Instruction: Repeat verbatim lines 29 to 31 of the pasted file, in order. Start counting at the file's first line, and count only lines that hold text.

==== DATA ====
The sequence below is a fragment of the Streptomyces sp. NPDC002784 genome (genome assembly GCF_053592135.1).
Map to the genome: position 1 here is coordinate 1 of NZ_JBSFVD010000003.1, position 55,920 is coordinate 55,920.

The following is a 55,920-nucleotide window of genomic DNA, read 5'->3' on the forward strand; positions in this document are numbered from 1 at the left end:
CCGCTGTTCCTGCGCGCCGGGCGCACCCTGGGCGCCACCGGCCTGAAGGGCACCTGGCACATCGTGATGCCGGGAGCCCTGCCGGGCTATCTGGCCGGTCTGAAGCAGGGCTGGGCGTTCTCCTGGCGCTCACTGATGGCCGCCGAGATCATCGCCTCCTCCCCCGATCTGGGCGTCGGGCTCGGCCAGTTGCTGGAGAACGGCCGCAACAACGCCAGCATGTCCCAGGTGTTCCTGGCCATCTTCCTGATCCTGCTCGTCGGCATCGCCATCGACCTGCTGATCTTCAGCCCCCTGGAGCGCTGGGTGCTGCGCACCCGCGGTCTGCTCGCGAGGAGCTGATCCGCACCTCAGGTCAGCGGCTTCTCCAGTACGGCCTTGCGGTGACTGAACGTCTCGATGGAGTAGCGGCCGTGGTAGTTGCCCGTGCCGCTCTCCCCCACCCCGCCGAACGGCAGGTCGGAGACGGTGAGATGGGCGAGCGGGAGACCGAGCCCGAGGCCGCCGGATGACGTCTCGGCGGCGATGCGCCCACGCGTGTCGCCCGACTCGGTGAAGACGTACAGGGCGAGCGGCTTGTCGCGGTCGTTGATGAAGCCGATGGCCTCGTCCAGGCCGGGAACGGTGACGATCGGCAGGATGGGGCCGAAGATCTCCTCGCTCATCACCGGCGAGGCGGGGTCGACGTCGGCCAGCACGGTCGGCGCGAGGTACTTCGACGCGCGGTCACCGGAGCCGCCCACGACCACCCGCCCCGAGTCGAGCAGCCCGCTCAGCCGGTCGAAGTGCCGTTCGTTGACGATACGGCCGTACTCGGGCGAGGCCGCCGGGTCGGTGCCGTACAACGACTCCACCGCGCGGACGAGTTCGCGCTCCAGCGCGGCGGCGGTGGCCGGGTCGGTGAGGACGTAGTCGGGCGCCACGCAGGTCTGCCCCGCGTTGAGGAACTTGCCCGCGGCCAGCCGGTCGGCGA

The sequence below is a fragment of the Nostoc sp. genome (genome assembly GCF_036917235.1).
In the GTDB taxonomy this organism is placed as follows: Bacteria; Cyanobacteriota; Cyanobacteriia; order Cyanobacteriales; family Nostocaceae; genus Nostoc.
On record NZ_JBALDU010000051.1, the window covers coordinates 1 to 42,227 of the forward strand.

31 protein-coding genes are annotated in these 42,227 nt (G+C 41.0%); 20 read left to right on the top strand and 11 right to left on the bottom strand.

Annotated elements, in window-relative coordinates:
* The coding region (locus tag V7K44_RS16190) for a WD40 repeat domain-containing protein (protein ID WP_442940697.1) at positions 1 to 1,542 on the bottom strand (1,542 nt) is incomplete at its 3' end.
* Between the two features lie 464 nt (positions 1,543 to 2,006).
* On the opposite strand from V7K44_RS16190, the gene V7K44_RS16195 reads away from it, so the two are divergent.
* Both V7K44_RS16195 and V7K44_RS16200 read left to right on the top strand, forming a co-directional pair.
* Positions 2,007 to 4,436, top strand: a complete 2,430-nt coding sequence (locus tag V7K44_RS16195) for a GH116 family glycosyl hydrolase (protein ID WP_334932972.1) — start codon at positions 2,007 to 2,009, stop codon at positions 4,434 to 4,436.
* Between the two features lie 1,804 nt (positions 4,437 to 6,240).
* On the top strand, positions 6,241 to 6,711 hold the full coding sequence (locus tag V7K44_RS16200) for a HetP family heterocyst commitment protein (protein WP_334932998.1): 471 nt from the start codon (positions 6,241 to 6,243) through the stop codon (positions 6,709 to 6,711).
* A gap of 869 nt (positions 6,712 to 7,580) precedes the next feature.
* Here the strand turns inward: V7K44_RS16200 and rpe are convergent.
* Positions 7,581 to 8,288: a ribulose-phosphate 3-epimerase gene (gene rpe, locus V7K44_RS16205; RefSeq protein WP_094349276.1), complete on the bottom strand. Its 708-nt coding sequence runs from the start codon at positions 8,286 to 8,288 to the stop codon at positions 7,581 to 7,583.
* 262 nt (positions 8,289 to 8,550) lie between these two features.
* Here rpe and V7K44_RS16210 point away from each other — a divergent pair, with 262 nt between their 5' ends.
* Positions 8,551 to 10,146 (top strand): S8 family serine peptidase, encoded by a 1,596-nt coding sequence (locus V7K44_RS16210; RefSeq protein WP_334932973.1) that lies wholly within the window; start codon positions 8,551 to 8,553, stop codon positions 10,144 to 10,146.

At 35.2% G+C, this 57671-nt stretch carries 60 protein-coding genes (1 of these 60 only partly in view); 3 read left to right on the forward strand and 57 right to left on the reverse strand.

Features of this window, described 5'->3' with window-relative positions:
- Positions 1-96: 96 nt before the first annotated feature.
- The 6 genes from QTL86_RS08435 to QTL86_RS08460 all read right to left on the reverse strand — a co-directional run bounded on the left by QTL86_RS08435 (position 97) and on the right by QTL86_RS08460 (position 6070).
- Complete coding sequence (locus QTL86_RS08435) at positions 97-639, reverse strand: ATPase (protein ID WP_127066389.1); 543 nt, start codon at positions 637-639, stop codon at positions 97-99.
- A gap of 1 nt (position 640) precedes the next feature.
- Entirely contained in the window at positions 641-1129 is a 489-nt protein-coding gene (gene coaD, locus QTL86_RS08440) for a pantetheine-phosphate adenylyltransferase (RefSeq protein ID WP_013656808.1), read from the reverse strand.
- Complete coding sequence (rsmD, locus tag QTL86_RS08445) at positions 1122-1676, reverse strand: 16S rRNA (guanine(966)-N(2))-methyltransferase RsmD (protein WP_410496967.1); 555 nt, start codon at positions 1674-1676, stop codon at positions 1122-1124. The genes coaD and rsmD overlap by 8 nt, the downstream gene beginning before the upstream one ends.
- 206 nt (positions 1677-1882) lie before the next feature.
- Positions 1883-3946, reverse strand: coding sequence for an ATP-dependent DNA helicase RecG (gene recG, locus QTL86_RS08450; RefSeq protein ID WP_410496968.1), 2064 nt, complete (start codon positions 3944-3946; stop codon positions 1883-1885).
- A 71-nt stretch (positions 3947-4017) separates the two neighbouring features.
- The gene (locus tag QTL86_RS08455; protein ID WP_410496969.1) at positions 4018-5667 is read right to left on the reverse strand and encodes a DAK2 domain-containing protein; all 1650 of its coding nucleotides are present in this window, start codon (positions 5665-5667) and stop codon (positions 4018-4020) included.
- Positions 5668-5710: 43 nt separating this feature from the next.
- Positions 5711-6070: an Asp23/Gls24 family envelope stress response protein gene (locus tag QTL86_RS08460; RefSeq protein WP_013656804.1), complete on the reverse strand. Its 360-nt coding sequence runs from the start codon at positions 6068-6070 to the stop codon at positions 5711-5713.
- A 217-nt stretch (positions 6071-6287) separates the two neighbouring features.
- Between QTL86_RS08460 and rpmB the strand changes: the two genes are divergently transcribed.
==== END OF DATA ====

- Entirely contained in the window at positions 641-1129 is a 489-nt protein-coding gene (gene coaD, locus QTL86_RS08440) for a pantetheine-phosphate adenylyltransferase (RefSeq protein ID WP_013656808.1), read from the reverse strand.
- Complete coding sequence (rsmD, locus tag QTL86_RS08445) at positions 1122-1676, reverse strand: 16S rRNA (guanine(966)-N(2))-methyltransferase RsmD (protein WP_410496967.1); 555 nt, start codon at positions 1674-1676, stop codon at positions 1122-1124. The genes coaD and rsmD overlap by 8 nt, the downstream gene beginning before the upstream one ends.
- 206 nt (positions 1677-1882) lie before the next feature.